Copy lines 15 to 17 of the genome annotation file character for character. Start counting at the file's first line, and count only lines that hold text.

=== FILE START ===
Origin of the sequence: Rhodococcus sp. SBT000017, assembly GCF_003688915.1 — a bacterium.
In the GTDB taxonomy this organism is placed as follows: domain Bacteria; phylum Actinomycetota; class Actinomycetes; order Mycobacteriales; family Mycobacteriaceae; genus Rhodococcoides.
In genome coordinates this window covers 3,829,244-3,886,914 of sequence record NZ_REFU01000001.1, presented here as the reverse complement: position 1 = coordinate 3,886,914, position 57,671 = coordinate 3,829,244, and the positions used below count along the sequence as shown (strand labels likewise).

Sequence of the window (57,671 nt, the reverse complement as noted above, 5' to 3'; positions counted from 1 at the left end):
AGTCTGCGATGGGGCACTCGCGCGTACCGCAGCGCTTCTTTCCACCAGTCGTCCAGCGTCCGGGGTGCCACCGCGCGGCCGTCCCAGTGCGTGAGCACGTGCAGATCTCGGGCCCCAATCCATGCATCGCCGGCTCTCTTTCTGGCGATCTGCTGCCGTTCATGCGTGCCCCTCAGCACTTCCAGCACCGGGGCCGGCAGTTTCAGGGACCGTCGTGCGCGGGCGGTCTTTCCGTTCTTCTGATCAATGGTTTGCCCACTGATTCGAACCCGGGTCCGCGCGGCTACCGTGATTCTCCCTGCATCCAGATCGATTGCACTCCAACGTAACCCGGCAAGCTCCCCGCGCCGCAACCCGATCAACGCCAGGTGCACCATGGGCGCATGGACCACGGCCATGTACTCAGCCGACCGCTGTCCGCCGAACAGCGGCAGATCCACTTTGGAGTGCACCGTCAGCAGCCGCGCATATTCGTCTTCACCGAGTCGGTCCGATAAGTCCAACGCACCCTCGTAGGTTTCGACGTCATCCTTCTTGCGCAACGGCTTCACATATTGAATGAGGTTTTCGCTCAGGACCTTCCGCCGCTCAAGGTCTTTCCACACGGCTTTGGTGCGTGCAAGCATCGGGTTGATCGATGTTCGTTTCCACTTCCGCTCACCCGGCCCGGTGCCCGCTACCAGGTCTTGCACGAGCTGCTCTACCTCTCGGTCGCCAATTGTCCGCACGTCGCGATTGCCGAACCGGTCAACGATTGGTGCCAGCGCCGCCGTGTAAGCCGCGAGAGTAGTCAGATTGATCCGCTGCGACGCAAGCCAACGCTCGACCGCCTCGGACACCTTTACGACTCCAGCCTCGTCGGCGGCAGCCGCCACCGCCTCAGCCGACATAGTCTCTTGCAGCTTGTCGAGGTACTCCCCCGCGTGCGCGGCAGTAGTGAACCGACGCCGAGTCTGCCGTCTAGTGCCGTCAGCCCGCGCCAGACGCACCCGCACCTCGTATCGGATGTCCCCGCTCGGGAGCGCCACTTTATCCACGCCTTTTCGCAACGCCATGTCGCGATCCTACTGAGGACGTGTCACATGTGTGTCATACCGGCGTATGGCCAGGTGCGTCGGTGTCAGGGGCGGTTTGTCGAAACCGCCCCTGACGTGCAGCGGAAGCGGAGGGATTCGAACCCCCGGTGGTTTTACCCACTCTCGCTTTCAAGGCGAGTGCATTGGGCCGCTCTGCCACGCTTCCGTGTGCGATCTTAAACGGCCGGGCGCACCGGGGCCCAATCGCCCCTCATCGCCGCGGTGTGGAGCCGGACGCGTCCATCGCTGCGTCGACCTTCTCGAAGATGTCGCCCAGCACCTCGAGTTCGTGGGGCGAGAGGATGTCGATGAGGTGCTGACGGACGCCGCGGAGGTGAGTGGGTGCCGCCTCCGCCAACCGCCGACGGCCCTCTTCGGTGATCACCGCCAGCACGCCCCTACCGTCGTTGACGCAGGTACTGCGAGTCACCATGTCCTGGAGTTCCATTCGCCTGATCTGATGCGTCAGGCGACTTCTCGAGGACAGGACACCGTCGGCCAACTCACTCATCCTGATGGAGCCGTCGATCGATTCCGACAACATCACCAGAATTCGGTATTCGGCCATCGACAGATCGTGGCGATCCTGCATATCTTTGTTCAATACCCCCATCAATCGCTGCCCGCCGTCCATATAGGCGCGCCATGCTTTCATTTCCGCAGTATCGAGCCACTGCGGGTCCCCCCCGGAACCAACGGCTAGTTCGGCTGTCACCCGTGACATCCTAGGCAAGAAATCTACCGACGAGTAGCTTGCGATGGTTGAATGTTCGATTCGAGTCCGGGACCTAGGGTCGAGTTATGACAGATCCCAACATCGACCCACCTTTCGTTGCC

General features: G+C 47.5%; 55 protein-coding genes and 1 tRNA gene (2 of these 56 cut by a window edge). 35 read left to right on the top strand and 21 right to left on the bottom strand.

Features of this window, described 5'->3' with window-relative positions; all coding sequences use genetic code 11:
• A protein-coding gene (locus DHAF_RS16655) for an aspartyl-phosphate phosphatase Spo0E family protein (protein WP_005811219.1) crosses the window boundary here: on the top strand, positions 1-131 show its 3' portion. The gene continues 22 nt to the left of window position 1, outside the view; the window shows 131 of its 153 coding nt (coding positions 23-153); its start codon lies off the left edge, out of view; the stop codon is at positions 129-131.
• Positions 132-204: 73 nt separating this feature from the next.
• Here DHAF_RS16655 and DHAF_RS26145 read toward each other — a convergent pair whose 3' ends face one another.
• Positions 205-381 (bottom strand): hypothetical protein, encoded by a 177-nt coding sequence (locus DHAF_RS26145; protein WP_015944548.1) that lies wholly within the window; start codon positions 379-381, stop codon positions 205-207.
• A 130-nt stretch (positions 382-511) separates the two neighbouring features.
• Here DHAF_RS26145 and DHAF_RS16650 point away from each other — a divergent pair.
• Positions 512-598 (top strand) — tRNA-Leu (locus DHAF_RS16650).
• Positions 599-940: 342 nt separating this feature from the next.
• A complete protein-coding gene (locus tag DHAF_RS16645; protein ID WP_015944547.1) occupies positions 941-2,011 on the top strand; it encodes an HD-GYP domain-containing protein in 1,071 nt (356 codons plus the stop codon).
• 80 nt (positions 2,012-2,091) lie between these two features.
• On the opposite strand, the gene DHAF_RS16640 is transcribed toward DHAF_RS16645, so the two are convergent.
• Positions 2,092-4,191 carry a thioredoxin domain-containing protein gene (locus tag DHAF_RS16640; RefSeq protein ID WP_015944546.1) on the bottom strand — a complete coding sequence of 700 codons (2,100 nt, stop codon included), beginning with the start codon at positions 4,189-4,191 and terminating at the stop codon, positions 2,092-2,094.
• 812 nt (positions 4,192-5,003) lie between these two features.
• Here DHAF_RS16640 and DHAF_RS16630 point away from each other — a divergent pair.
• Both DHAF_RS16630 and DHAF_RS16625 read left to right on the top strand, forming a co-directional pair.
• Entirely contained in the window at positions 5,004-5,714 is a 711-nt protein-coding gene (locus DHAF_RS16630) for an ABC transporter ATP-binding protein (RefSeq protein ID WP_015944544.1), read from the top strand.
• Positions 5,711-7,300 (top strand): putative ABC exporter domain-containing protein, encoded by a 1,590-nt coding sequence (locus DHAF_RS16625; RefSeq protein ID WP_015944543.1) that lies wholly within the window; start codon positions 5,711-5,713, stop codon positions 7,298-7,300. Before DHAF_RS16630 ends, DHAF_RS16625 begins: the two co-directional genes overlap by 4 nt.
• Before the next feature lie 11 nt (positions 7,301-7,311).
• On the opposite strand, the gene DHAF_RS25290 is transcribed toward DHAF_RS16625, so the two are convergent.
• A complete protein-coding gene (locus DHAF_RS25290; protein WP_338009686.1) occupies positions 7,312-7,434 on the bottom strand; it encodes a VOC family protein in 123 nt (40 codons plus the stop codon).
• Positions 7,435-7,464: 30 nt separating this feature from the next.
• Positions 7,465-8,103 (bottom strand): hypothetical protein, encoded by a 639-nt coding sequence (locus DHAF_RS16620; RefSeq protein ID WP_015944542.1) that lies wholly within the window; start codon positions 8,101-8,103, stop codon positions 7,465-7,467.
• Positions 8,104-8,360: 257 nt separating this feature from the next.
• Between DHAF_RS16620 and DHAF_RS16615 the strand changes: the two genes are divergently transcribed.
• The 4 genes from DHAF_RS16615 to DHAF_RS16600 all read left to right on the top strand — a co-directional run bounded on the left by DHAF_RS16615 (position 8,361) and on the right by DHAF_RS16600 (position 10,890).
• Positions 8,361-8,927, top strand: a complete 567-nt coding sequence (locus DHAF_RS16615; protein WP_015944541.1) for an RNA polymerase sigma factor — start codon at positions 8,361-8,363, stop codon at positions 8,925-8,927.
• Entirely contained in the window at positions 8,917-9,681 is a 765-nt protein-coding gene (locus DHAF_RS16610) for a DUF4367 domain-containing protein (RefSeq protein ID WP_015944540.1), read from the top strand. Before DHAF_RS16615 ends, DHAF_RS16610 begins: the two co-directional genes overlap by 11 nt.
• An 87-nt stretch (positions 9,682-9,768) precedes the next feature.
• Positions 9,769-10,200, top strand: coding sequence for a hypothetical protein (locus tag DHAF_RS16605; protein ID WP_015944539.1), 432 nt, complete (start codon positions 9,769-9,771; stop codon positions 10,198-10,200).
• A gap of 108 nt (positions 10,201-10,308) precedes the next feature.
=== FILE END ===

• Positions 599-940: 342 nt separating this feature from the next.
• A complete protein-coding gene (locus tag DHAF_RS16645; protein ID WP_015944547.1) occupies positions 941-2,011 on the top strand; it encodes an HD-GYP domain-containing protein in 1,071 nt (356 codons plus the stop codon).
• 80 nt (positions 2,012-2,091) lie between these two features.